MEES regulations hit home

This month, the long awaited Minimum Energy Efficiency Standards came into force on April 1.

The Telegraph reported on what commercial landlords should do to ensure they are compliant with the law.

It argues that hundreds of thousands of properties may need urgent upgrades if they are to comply, saying that according to Government figures there could be up to 285,000 properties in need of renovation.

Landlords who don’t carry out the required upgrades could face fines of up to £5,000 per property. But it appears many remain unaware of the looming deadline.

David Symons of WSP, a property consultancy, told The Telegraph: “We are working with a lot of landlords but there are still many, both in residential and commercial, who haven’t heard about the changes.”

But how should landlords fund the actual improvements? The broadsheet argues that for major upgrades landlords might consider re-mortgaging the property, or taking a further advance from their current lender to pay for the work.

Taking MEES to task

“Funding MEES improvements is clearly a challenge,” comments Kevin Cox, Managing Director, Energys Group.

“But nonetheless it’s essential that the UK’s commercially rented property becomes rapidly more energy efficient.

“While there are additional costs, the benefits of carrying out efficiency work include boosting the value of a property and its potential yield.

“With that in mind it effectively becomes a no-brainer to ramp up efficiency, as it will also deliver reduced energy bills.”

The Telegraph puts particular emphasis on boiler renovation. It estimates the cost at £2,000, but crucially notes that a very efficient condensing boiler could add as many as 40 points onto a property’s score.

Given the minimum threshold for an E-rated property is 39, this fix is likely to make many properties compliant.

Rob Bence of advice site Property Hub told the Telegraph: “It might not be the cheapest thing you can do, but replacing your boiler is definitely one of the most effective when it comes to improving the energy efficiency of a property.

“Replacing an inefficient boiler with a condensing boiler could take your EPC rating from a low F to a comfortable E.”

Finally, The Telegraph also recommends LED light bulbs, calling them much more energy efficient and a very cheap fix for those landlords on the margins of compliance.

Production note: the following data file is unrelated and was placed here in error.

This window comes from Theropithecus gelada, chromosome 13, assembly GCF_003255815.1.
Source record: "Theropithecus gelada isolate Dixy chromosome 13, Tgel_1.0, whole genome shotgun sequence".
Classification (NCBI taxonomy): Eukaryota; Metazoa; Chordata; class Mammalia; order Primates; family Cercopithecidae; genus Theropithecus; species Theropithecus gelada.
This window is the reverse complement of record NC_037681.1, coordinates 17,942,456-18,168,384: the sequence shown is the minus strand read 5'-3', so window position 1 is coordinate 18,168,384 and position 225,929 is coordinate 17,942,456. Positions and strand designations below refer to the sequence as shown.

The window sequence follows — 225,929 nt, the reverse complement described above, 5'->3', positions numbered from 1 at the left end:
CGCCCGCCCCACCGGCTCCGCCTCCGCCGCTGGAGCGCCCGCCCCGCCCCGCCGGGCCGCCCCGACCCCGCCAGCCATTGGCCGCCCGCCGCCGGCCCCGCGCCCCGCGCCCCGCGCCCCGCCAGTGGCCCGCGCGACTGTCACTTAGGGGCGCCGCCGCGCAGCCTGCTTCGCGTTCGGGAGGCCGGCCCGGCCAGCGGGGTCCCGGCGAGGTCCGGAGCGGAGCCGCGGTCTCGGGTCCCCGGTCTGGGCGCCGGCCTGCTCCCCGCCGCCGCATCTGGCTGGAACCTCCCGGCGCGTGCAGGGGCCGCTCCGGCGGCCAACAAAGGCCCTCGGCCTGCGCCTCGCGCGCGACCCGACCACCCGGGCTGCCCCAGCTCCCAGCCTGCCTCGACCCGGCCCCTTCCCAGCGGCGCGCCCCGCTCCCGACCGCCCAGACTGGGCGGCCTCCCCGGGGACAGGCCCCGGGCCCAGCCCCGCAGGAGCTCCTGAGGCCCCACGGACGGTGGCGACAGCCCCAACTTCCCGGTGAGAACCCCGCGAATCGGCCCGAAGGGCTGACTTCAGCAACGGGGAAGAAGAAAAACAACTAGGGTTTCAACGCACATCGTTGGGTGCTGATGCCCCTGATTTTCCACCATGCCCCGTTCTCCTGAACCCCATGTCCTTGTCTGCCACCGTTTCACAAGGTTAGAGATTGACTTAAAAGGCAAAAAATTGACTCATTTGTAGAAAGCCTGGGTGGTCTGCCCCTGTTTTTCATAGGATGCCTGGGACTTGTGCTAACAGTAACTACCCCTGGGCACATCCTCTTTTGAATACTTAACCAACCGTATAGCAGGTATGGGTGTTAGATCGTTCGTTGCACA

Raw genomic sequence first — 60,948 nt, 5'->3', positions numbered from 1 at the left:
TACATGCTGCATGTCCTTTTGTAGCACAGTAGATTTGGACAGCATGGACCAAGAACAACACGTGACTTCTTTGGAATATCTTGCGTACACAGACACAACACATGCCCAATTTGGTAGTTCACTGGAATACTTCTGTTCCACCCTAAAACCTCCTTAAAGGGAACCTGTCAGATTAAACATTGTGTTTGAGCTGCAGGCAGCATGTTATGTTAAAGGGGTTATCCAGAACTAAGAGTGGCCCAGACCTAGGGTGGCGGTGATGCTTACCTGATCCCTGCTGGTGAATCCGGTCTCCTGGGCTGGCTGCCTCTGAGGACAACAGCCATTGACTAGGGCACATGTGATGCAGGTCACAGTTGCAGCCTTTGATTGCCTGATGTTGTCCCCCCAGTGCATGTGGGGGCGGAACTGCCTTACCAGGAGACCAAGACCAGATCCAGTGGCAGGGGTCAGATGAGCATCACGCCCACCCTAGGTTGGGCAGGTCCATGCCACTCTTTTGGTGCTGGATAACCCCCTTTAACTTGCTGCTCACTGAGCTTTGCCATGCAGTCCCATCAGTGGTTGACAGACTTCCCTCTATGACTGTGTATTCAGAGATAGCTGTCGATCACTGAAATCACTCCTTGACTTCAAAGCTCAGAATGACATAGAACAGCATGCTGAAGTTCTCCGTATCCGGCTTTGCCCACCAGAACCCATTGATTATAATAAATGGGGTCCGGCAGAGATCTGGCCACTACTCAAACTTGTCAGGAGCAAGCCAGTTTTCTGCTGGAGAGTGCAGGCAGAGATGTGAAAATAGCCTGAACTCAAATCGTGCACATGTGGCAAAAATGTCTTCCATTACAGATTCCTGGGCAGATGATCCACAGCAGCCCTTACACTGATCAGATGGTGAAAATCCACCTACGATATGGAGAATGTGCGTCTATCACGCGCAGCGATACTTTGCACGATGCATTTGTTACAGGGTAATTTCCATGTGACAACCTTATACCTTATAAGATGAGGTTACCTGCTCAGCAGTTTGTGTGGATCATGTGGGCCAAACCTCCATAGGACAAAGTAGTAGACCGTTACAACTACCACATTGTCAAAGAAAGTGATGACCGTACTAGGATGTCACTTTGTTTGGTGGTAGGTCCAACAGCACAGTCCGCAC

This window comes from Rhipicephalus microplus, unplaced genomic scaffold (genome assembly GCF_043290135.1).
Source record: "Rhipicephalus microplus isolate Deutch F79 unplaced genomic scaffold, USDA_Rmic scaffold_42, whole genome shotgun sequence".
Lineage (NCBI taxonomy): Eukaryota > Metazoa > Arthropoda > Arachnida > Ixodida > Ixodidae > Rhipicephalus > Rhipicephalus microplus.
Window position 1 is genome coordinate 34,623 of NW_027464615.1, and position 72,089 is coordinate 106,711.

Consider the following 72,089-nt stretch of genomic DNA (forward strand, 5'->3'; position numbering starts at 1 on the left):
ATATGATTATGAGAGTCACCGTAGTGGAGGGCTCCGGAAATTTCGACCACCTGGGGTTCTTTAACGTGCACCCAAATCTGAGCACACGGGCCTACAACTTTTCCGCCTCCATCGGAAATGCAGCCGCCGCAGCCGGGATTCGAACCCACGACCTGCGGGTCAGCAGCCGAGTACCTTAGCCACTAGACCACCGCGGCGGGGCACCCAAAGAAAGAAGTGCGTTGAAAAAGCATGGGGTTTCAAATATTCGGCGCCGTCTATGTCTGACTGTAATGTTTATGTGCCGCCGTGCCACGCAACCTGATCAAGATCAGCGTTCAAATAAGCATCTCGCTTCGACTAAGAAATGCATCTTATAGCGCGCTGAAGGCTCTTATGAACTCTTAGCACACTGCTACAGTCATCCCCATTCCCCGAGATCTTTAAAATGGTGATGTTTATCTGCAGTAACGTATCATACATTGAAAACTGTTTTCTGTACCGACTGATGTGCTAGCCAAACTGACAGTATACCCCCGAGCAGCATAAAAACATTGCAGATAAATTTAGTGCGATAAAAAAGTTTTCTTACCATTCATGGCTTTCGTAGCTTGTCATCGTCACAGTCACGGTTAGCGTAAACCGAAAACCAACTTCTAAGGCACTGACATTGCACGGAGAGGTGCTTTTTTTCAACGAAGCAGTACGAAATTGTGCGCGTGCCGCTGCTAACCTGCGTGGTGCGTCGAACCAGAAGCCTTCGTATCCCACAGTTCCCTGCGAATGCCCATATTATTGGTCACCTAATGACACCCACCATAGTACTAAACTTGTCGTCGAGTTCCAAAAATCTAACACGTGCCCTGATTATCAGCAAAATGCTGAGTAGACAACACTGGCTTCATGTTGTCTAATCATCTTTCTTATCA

Energy efficiency in Parliament

Business Green has noticed a welcome trend for 2018; a growing number of debates on energy efficiency in Westminster.

At the MPs’ discussions, focus is growing on the need for energy efficiency improvements and the social, economic and environmental opportunities they can deliver.

MPs are realising that energy efficiency measures provide a public service, as they can insulate consumers against the volatility of energy markets.

But, despite MPs from all major parties agreeing improving energy efficiency is an absolute must, that benefits wallets, the Treasury and the climate, few further details or pledges for action were actually wrung out of the Clean Growth Strategy at the most recent debate.

“It’s fantastic that we’re seeing more and more emphasis on energy efficiency in Parliament this year,” comments Kevin Cox.

“But we now need to turn this emphasis into solid policy that brings the energy efficiency revolution yet closer.”

And finally…

EDIE writes that 5G could deliver a £6bn opportunity for smart, resource and energy efficient UK cities.

O2’s ‘Value of 5G for cities and communities’ report identifies how 5G connectivity will harvest the potential of the Internet of Things (IoT) to deliver the savings.

According to the report, communities are set to benefit across areas including resource efficiency, transport, data access and energy consumption.

The report predicts that households will save £145 on energy bills through 5G enabled smart grids. And energy savings of £91m can be recognised by the adoption of smart LED street lighting.

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